Programmable Universal Machine for Assembly

Programmable Universal Machine For Assembly

Programmable Universal Machine for Assembly

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The PUMA (Programmable Universal Machine for Assembly, or Programmable 'Universal Manipulation Arm) is an industrial robot arm developed by Victor Scheinman at pioneering robot company Unimation. Initially developed for General Motors, the PUMA was based on earlier designs Scheinman invented while at Stanford University.

Unimation produced PUMAs for years until being purchased by Westinghouse (ca. 1980), and later by Swiss company Stäubli (1988). Nokia Robotics manufactured about 1500 PUMA robots during the 1980s, the Puma-650 being their most popular model with customers. Nokia sold their Robotics division in 1990.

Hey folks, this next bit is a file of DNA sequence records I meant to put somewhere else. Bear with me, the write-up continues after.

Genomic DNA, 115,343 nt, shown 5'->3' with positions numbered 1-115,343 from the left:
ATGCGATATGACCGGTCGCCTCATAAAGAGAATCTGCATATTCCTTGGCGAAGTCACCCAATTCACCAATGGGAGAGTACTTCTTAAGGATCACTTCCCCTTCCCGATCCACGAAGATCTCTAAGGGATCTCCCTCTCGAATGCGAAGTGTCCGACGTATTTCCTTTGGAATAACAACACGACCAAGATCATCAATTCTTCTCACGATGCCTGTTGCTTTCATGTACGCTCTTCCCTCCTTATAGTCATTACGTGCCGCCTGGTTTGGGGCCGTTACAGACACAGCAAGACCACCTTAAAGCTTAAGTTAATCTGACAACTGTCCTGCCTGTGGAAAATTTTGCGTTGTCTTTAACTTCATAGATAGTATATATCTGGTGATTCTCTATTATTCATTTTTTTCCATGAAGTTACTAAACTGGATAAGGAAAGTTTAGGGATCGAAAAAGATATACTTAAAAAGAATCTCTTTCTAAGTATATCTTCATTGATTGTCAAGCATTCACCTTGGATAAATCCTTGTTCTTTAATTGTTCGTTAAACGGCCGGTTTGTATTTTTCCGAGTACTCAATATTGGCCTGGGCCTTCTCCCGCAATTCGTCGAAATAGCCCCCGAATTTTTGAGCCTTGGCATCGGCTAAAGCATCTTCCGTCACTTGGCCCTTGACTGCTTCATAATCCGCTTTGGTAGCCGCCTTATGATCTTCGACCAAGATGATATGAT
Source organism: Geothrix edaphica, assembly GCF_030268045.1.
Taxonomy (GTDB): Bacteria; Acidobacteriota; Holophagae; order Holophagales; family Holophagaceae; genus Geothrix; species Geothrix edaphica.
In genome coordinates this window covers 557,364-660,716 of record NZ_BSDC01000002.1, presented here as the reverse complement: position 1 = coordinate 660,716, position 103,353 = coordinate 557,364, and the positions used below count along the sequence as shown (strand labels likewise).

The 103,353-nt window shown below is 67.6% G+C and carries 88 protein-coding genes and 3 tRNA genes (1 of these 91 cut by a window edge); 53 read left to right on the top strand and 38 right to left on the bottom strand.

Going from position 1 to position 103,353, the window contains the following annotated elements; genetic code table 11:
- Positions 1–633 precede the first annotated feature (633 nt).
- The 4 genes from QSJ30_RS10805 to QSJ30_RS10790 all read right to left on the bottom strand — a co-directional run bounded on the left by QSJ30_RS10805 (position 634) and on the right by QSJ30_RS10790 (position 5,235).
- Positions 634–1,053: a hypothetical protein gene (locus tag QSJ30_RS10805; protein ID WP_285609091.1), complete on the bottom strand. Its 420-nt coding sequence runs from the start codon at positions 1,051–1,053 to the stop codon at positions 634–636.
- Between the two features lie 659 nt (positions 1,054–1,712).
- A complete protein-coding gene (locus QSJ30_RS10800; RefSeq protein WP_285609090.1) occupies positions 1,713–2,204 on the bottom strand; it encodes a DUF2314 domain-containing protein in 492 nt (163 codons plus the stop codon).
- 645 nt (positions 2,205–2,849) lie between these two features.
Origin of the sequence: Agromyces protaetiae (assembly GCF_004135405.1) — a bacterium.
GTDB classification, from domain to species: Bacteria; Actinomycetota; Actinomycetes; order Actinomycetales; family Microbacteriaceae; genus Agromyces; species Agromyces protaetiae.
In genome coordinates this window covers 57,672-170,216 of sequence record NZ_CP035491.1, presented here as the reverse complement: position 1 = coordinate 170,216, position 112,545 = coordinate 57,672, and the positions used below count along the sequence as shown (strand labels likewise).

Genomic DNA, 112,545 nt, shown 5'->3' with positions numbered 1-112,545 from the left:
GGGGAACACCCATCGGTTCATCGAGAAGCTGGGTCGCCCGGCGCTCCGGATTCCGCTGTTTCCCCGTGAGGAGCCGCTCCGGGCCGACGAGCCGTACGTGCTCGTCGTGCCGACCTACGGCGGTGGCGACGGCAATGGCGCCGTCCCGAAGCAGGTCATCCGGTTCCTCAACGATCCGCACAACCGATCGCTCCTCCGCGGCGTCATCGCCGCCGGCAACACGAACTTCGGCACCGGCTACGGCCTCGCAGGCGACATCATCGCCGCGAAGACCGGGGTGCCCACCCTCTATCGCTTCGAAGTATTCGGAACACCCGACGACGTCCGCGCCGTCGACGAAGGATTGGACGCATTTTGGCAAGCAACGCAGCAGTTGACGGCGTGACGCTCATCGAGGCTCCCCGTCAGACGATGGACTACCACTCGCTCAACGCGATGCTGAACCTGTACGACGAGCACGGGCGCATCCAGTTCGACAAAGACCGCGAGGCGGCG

In 2002, General Motors Controls, Robotics and Welding (CRW) organization donated the original prototype PUMA robot to the Smithsonian Institution's National Museum of American History. It joins a distinguished collection of historically important robots that includes an early Unimate and the Odetics Odex 1.


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